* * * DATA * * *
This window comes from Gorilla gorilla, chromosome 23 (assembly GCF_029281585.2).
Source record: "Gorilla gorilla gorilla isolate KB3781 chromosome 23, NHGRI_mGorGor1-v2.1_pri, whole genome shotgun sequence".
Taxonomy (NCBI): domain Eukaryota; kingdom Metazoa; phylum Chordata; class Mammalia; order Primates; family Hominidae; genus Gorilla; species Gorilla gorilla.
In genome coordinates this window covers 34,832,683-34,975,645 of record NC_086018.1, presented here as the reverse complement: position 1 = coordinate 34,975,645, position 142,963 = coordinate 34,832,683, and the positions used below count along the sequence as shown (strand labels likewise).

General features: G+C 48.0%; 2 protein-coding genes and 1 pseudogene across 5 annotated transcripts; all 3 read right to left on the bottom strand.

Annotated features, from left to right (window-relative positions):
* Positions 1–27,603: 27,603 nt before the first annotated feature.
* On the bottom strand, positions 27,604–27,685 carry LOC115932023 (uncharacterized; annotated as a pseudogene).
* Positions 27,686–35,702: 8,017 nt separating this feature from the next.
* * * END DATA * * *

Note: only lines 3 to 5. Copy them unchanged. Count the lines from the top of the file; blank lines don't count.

Taxonomy (NCBI): domain Eukaryota; kingdom Metazoa; phylum Chordata; class Mammalia; order Primates; family Hominidae; genus Gorilla; species Gorilla gorilla.
In genome coordinates this window covers 34,832,683-34,975,645 of record NC_086018.1, presented here as the reverse complement: position 1 = coordinate 34,975,645, position 142,963 = coordinate 34,832,683, and the positions used below count along the sequence as shown (strand labels likewise).

General features: G+C 48.0%; 2 protein-coding genes and 1 pseudogene across 5 annotated transcripts; all 3 read right to left on the bottom strand.